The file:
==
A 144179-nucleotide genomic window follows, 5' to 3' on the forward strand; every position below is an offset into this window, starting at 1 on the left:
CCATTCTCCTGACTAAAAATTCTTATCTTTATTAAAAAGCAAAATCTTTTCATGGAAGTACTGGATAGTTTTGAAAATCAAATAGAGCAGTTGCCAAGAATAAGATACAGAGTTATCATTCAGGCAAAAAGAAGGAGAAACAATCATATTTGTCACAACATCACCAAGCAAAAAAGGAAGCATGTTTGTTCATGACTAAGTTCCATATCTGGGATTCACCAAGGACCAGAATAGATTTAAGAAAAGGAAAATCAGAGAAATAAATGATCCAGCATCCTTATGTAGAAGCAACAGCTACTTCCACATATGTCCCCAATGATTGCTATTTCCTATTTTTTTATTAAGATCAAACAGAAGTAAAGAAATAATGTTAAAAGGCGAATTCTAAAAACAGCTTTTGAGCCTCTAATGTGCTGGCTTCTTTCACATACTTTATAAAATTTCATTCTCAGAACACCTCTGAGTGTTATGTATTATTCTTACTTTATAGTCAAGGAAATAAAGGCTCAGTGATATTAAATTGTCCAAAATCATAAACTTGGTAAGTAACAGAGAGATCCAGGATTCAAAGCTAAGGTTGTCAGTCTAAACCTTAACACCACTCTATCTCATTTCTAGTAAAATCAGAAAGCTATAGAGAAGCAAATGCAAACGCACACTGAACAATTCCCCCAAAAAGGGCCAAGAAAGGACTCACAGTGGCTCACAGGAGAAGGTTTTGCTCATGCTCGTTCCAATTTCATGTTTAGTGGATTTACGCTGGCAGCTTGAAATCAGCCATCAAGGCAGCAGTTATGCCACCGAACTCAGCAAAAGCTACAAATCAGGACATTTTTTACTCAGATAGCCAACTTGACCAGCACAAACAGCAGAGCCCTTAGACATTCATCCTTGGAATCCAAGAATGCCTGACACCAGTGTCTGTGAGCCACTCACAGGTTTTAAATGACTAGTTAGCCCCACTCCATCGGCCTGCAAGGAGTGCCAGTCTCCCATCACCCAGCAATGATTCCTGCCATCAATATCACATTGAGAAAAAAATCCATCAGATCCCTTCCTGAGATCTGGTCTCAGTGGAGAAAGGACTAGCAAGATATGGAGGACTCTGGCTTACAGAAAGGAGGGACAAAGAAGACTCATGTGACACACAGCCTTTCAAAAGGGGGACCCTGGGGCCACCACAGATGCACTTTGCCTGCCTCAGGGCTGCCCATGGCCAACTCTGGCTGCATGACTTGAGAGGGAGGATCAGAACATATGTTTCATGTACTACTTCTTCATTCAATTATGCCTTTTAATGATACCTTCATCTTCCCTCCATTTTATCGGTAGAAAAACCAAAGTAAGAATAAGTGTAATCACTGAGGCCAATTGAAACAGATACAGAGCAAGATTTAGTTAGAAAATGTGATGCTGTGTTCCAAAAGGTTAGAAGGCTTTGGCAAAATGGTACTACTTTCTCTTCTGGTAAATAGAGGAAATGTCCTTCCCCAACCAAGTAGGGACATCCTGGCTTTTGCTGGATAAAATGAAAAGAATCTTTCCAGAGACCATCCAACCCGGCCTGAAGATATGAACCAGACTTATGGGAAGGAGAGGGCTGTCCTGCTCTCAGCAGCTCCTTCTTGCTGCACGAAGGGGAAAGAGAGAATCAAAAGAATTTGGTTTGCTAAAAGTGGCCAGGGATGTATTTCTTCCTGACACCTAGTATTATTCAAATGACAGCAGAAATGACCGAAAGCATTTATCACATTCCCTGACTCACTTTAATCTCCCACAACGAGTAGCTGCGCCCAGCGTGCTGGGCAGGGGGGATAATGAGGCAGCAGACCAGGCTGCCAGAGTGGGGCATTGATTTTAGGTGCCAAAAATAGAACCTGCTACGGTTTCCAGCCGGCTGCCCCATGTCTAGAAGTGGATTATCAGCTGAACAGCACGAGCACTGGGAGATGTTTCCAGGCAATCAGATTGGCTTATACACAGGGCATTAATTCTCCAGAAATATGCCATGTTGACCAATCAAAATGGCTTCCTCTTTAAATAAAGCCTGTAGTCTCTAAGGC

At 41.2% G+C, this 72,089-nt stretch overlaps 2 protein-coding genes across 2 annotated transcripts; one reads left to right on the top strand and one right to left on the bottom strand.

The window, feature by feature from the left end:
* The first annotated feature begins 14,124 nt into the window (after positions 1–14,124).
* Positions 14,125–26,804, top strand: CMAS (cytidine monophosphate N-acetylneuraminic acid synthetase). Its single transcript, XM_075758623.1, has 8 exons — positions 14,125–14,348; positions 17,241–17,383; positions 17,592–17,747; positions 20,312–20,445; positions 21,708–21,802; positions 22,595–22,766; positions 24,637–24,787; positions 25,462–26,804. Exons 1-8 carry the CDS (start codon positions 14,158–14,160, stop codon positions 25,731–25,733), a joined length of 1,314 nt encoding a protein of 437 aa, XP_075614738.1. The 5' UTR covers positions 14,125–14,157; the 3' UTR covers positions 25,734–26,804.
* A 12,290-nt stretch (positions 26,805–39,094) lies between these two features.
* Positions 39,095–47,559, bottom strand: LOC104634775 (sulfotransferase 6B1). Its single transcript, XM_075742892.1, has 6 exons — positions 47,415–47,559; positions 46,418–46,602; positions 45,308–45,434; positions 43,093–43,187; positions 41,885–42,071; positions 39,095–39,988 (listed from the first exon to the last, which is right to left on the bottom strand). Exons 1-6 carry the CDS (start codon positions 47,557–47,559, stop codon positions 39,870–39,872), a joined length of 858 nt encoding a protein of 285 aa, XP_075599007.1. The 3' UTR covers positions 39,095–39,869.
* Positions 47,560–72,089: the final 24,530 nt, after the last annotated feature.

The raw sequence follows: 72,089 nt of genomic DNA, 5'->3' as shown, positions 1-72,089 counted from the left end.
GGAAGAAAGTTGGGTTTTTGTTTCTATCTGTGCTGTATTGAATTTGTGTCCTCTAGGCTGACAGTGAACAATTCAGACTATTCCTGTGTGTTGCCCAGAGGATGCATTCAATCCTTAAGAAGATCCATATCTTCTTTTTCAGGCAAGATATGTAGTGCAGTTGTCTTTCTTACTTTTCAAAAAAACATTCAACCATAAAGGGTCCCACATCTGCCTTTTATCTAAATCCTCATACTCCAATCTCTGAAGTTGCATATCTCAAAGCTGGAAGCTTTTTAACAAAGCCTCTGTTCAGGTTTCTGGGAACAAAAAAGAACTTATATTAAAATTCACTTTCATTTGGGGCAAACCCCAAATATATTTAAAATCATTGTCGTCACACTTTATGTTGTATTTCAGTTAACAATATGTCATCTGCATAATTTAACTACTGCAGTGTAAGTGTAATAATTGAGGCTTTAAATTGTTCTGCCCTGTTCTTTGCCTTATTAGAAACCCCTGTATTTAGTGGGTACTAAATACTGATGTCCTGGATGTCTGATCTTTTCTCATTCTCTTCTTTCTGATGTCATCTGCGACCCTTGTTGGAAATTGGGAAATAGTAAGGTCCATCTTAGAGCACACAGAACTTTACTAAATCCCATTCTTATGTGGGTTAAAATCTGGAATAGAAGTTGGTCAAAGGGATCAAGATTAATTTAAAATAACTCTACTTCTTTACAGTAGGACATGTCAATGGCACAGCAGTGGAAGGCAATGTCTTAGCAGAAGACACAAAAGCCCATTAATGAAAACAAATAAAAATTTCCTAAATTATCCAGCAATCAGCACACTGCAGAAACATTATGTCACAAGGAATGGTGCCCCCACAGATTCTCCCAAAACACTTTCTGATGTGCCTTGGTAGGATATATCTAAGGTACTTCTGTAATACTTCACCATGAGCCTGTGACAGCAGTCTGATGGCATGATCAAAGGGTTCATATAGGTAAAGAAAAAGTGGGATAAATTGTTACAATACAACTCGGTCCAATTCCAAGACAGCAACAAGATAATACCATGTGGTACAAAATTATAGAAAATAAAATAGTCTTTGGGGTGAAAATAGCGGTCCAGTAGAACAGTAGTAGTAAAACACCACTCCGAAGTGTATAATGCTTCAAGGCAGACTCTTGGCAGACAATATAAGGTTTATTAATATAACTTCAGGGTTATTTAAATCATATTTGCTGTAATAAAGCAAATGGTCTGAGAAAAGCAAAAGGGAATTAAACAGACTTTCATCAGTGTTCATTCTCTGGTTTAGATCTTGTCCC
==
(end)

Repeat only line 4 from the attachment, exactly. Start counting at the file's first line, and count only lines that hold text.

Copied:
The window, feature by feature from the left end: